Here your implication is that Britain abandoned the gold standard because of the outflow of gold. Why couldn’t the outflow of gold have been because of the expectation that Britain would abandon gold? The cause and effect here is just the opposite of your implication.
    The countries of Europe were on the “gold exchange standard” not a gold standard. The difference has a very significant impact on the events that transpired. The Netherlands and France had most of their reserves not in gold, as would be the case on a gold standard, but in Pounds Sterling.
    At the Genoa Conference of 1922 the UK convinced the world that the pound was “as good as gold.” By the 1930s France and the Netherlands had accumulated large holdings of pounds and were uncomfortable. The UK had not managed the pound well, but because other countries were holding pounds as reserves the UK was sliding by without having to honor its gold commitments.
    In the 1930s France began to demand gold from the UK. The day before the UK abandoned gold the Finance Minister of the Netherlands asked Montague Norman point blank if the UK was going to abandon gold and he was told no. The next day the Netherlands saw the value of their foreign exchange fall by over 50%. The UK defaulted on their commitments. They determined to keep their gold reserves, though their reserves rightfully belonged to those countries holding pounds. Savvy investors saw the betrayal coming and moved their gold to safer havens.
    The UK abandoned gold because they botched their management of the pound. They were essentially stealing value from the rest of Europe with the gold exchange standard from 1922 until the mask came off in 1931.
    In the first half of the year [1931], the U.S., like Britain, had experienced gold inflows despite a lower discount rate. But after Britain devalued relative to gold, the U.S. then experienced rapid gold outflows as people wondered if the U.S. might be next to suspend convertibility of the dollar into gold. The U.S. had started with a larger gold buffer, and with a sharp increase in interest rates was able to stem the loss of gold. But of course a sharp hike in interest rates at that phase of the cycle proved to be disastrous by any criterion other than maintaining a gold standard.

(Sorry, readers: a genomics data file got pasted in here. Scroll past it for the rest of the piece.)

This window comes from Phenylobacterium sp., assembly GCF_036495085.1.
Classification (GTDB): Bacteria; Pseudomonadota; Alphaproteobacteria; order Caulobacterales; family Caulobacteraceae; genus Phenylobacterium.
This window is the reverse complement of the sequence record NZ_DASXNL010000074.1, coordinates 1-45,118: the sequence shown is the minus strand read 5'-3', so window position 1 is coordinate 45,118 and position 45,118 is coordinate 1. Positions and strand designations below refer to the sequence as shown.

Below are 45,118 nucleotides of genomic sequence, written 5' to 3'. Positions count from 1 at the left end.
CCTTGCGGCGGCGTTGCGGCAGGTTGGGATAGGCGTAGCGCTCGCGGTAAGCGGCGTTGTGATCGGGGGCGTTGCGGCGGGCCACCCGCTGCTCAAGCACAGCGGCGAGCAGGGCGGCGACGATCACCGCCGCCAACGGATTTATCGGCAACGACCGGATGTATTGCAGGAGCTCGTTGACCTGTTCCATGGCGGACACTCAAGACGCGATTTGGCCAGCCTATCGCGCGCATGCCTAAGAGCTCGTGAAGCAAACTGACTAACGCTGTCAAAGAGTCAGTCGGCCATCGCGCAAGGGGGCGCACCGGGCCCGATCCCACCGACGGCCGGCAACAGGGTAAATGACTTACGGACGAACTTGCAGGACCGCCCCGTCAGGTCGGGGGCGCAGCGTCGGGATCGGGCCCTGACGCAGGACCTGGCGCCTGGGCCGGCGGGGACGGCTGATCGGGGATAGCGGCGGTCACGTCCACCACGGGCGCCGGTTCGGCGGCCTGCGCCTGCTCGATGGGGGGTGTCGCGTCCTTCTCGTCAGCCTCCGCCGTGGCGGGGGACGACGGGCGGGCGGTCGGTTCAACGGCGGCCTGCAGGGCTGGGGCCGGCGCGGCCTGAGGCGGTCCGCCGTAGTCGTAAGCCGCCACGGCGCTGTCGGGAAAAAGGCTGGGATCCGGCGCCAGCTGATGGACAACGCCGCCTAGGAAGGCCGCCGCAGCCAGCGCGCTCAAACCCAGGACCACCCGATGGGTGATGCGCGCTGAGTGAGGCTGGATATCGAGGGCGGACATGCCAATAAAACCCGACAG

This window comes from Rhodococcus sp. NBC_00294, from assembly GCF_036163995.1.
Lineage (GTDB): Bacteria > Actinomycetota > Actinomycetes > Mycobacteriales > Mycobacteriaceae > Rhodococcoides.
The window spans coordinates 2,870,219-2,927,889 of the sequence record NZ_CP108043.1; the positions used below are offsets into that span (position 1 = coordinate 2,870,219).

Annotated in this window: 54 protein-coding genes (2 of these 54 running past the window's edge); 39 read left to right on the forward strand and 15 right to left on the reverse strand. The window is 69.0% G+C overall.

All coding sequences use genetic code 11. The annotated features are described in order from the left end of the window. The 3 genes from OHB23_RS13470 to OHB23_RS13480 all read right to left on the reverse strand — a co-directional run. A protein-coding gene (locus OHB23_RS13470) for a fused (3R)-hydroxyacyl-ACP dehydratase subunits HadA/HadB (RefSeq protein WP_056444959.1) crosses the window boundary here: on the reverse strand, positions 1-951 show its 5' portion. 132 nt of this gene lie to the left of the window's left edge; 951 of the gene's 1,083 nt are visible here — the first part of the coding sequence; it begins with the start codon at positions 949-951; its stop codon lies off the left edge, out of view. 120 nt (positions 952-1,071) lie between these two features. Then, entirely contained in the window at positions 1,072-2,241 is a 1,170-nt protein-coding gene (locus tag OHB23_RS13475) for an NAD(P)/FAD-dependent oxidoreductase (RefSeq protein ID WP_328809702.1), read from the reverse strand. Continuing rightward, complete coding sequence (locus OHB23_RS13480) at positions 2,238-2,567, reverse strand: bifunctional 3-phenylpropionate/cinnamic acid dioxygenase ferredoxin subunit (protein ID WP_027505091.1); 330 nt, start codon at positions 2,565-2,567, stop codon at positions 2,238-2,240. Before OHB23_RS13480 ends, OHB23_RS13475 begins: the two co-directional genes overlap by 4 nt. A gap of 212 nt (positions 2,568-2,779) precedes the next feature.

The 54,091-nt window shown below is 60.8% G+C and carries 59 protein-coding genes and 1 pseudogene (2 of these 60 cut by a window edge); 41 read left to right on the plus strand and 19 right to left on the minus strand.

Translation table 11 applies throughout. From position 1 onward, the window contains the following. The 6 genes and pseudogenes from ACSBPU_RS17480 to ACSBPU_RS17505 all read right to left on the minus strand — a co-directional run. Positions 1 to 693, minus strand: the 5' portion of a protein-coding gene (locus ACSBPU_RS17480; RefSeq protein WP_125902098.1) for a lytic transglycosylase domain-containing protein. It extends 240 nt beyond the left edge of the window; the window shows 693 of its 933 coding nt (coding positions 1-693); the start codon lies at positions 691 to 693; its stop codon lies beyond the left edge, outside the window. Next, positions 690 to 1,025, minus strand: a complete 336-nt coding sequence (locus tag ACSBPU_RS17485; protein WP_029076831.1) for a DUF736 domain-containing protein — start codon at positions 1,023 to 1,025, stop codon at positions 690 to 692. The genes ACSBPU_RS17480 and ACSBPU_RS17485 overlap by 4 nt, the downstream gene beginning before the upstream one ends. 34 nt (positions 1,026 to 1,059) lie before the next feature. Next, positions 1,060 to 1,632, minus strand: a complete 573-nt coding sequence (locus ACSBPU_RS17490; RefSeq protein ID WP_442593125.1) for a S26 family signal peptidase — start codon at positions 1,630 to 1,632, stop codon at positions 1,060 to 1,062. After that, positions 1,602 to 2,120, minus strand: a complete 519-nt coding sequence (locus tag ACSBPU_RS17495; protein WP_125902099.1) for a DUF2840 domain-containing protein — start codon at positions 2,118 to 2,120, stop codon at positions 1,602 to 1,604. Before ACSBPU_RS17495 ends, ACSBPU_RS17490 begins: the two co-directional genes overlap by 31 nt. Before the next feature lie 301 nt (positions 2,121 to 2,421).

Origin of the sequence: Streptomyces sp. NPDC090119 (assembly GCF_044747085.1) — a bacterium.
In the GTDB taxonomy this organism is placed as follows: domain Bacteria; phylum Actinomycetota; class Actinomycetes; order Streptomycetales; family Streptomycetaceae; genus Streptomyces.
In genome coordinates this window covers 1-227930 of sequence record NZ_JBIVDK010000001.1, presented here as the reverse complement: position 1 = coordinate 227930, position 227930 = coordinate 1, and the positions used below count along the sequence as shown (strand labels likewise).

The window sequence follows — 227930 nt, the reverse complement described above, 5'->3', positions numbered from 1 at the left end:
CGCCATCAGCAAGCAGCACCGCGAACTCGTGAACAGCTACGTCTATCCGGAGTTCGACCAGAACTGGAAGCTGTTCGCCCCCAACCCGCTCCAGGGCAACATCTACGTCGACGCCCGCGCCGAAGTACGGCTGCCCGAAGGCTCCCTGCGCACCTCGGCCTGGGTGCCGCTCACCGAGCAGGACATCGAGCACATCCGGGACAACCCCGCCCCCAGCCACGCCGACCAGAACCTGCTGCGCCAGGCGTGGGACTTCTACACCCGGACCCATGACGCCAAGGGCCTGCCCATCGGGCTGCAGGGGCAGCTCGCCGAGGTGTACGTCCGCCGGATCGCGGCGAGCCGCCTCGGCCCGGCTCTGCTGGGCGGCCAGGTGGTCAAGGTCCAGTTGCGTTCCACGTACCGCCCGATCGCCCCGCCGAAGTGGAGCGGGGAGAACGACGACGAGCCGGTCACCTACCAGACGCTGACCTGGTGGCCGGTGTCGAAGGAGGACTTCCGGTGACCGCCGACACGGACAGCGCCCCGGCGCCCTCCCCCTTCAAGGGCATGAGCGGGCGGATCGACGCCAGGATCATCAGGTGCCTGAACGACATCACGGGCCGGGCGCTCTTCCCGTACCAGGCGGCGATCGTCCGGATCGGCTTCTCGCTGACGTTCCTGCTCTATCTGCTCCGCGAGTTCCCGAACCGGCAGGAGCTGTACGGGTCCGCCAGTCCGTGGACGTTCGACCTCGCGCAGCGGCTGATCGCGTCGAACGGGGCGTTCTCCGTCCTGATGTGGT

At this time the US held most of the gold in the world. All through the 1920s Benjamin Strong had manipulated interest rates to bail out Montague Norman and the UK pound. It was only just before Strong died in 1928 that he finally broke with Norman and stopped manipulating the US gold supply to help the UK.
    But after Norman died and with Hoover as president, the US made all the wrong moves. Gold begin to flow out of the US to the rest of the world, but on a gold standard this is what should have happened. The US held the excessive reserves of gold. But because all the countries of the world had mismanaged their currencies, the gold flowed to France because the French were managing the franc well. The accumulation of gold in France was not because of an error the French made as so many theorize, but because the rest of the world had over-extended their creation of paper money. Gold flowed exactly where it the gold standard says it would flow.
    But it is false to talk of a gold standard after WWI. The Genoa Conference and the Federal Reserve, under the influence of Benjamin Strong, were managing the currency in an attempt to accomplish goals that a currency can never accomplish. A gold standard is not a managed currency in the sense of stimulating the economy but is a system to maintain stable purchasing power of the unit of exchange. Monetary conditions after WWI were a disaster worldwide because of governments attempting to manage and manipulate currencies. The solution would have been a return to the gold standard but currencies had been manipulated for so long no decision makers knew what a real gold standard was and those who did know were ignored.
    I want to spend more time on the CATO Conference and your comments so I expect to add more later.

  10. spencer

    To place this in perspective one needs to look at the overall supply of gold and its distribution.
    At the official price, the supply of gold had not grown enough to finance the growth in world output.
    Moreover, the supply was poorly distributed with the US & France have too large a share of the world’s supply relative to the size of their economies.
    This is the argument Mundell makes for gold being the driving force behind the depression.
    I think it makes a lot of sense.
    Bernanke blames the Fed for the depression, but the Fed was just following the rules of the road imposed by the gold standard.